Mark Twain once said: “The coldest winter I ever spent was a summer in San Fransisco.”
For me, the coldest first day of summer I ever spent was at the Berglund Center in Roanoke, Virginia on Friday, June 21. I was attending the annual conference of the Virginia United Methodist Church as a Richmond district delegate for Trinity Methodist my home church in Henrico County.
A family of three sitting up behind me was wrapped in fleece throws. They might have well been sitting outdoors in a football stadium on a cold, gray, blustery December day.
It was so cold in the Berglund Center that I’m certain I could have churned and made a quart of ice cream.
A side of beef could have been hung from the rafters with no fear of spoiling.
And while I didn’t witness this, I reckoned that spilled hot coffee might have turned immediately to a slippery patch of ice as soon as it hit one of the concrete steps on the aisle leading to my seat.
Kudos to the engineers who designed the system. It works. The largest rain forest in the world could have been cooled down with these chillers.
But, I suppose from a preacher’s perspective, the frigid Siberian air kept attendants awake!
So just before 5 on Saturday morning, June 22, I awoke to ready myself for the conference sponsored 5K run. I was still chipping ice off my old frame as I found my running gear. Out of all of the races I have signed up to run, this one had the earliest start time— 6:15.
From the Hampton Inn airport location, it was a short drive over to the Best Buy parking lot. That was the gathering point for the runners, walkers, and bike riders who had signed up to participate. The group was hard to miss. Everyone, but me was wearing their bright yellow t-shirt commemorating this first annual run.
I wore a bright blue t-shirt from the Mission Footprint 5K that we organized for a few years at Trinity. Despite not wearing the new shirt, I was treated kindly.
About 300 had gathered, and shortly after the announcements, we started walking toward the Lick Run Greenway trail. We walked parallel to the interstate and then crossed over the highway via a sturdily constructed footbridge with all of the safety trimmings in place. Some truckers and motorists seeing this lemon colored mass shuffling across the bridge tooted their horns in approval.
At the end of the footbridge the path started, and slowly participants began moving out.
The first steps of a 5K are like being jostled in a bag of pinto beans. We are all looking for a bit of elbow room. It takes some maneuvering, but gradually the path opens up.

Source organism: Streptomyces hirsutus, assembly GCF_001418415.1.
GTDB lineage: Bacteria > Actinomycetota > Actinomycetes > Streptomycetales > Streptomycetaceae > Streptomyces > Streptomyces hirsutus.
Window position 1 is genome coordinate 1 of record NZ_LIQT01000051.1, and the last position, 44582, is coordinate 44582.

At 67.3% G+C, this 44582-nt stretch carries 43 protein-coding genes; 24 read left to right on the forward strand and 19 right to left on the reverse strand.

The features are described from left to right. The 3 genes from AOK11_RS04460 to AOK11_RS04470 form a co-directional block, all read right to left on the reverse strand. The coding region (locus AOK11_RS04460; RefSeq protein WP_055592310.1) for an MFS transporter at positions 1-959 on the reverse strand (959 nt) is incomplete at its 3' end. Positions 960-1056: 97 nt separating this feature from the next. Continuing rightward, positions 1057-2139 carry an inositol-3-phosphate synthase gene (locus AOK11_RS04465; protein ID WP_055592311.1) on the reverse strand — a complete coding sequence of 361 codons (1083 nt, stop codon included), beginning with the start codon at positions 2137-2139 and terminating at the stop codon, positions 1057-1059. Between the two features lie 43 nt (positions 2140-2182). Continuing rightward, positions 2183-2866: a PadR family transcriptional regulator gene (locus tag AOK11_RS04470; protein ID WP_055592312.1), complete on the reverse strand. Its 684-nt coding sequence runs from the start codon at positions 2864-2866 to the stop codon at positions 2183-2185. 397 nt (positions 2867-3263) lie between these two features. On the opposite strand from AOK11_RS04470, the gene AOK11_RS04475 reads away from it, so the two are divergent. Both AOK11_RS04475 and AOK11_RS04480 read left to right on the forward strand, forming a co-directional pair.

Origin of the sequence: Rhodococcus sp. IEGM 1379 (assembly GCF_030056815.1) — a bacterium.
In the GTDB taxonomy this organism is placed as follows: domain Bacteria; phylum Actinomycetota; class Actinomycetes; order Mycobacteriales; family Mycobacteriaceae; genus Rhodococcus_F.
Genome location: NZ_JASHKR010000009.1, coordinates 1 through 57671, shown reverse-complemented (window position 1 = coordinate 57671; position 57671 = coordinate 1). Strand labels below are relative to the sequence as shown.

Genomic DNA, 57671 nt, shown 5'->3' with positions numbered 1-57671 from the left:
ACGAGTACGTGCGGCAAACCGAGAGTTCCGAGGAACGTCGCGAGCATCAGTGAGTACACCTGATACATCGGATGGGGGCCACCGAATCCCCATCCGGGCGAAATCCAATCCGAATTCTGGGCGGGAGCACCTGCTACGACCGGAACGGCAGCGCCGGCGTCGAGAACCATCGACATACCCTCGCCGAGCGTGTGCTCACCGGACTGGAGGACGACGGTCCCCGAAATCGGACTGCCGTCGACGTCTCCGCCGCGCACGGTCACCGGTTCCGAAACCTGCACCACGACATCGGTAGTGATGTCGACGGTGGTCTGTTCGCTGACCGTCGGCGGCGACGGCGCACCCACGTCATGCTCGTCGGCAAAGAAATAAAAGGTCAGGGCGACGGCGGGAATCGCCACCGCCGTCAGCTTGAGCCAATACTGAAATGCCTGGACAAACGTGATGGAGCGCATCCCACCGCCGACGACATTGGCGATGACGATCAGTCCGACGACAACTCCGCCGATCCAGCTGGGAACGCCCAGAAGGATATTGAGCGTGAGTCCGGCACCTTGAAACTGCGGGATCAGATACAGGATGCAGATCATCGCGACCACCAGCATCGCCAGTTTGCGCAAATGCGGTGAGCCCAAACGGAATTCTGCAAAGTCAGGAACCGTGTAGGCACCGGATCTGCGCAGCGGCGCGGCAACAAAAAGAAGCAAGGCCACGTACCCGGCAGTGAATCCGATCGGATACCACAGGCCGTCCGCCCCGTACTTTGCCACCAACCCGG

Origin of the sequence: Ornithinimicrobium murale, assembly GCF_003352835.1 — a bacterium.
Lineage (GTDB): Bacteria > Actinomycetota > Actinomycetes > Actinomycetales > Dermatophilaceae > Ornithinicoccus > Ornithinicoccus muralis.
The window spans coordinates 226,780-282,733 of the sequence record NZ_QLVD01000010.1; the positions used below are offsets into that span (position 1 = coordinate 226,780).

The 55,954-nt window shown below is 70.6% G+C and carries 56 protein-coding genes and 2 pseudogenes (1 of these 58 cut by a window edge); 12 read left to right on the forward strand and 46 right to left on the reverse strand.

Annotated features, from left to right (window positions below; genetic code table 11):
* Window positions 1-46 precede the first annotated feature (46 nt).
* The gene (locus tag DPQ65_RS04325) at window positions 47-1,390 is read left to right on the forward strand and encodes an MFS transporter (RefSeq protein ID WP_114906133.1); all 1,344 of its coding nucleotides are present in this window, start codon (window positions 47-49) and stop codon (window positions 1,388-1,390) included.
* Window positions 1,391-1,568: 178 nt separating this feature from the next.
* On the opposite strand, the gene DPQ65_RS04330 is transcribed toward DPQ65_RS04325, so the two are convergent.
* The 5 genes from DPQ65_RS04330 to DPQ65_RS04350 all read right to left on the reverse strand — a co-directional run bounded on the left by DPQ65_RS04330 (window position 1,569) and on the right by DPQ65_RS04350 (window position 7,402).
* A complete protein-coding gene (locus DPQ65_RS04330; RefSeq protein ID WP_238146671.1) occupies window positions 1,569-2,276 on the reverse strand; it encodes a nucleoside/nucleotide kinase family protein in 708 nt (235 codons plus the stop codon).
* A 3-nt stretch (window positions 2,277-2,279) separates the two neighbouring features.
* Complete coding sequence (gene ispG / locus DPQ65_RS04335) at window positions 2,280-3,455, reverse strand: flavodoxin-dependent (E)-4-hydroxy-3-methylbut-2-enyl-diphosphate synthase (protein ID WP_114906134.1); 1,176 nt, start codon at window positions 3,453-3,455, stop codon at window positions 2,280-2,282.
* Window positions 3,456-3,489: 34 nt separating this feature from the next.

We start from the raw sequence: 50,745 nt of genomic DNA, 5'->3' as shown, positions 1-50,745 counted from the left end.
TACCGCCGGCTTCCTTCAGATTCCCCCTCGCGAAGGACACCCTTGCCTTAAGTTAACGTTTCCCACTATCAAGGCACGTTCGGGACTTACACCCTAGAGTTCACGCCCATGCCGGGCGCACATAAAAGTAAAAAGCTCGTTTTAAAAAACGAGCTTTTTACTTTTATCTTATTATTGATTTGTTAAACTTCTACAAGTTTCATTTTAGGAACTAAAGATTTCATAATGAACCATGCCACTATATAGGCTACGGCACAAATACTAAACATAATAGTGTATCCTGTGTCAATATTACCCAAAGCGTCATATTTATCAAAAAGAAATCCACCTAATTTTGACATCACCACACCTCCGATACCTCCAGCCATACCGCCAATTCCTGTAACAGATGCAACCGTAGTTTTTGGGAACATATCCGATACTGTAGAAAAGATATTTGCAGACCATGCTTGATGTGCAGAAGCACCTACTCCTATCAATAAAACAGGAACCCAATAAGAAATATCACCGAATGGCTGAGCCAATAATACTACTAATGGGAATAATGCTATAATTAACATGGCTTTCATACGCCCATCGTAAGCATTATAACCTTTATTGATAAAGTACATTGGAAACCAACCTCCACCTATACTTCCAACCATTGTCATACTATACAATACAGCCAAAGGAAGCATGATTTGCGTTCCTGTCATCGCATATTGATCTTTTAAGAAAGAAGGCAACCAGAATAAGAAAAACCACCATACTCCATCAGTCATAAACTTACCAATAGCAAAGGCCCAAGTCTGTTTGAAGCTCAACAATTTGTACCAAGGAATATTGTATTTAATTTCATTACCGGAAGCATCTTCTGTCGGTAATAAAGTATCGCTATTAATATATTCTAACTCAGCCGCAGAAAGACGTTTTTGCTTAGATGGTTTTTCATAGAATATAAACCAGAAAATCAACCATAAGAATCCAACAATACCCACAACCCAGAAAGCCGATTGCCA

I overheard an early comment about the terrain. We started off going down hill. The course is a loop. So that means getting back to the finish line will require recovering this ground, but going uphill at that time.
The course is nice. A wide path of asphalt, lots of green vegetation on both sides. There is even a quietly chatting creek running with us for a while. Birds are chirping a greeting as I slog into their domain.
Must have run under a walnut tree as I see a good sized green walnut laying on the path. I recall an early childhood lesson about how the oil from a walnut hull can stain clothing.
I admire the vision of the planners who carved out this trail. I wish I had that kind of foresight. Saving green space like this is good for all Roanokers.
There is a short trek on a quiet neighborhood street, and then we reconnect to the trail. Further along we loop into the Brown/Robertson Park. Briefly, we leave the smooth asphalt for a terrain of worn turf and dried mud. I grabbed a cup of water at the water table.
Course marshals keep us properly directed, and out of the park we return to the trail. We have already encountered the really fast runners who will finish this 5K in a blink. On the way back, we encounter walkers and runners plodding along. All appear to be content.
Slowly, I work my way back over the course. Finally, I’m at that downhill section where we started. My old body can feel the pull of going up hill. But somehow, I keep lifting my legs. I cross the bridge, and push toward the next incline.
A good crowd lines the path on both sides as I approach the finish line. Gentle applause and words of congratulations greet the participants. My goal for any race is to cross the finish line.
That too is the goal for everyone who works behind the scenes for the annual conference, get to the finish line.
But, just because annual conference has a natural ending, that doesn’t mean our work as Methodists comes to a stop.
Out on that 5K course, I remember a section of posted signs about Kids Soar, but also some significant scripture on a sign: “love one another.”
Just like that singular walnut out on the trail had the capacity to stain my clothing, I hope my take away from annual conference is that I need to be stained by those words—“love one another.”
If we Methodist expect to endure the challenges we face as a church, we must embrace those three words—“love one another.”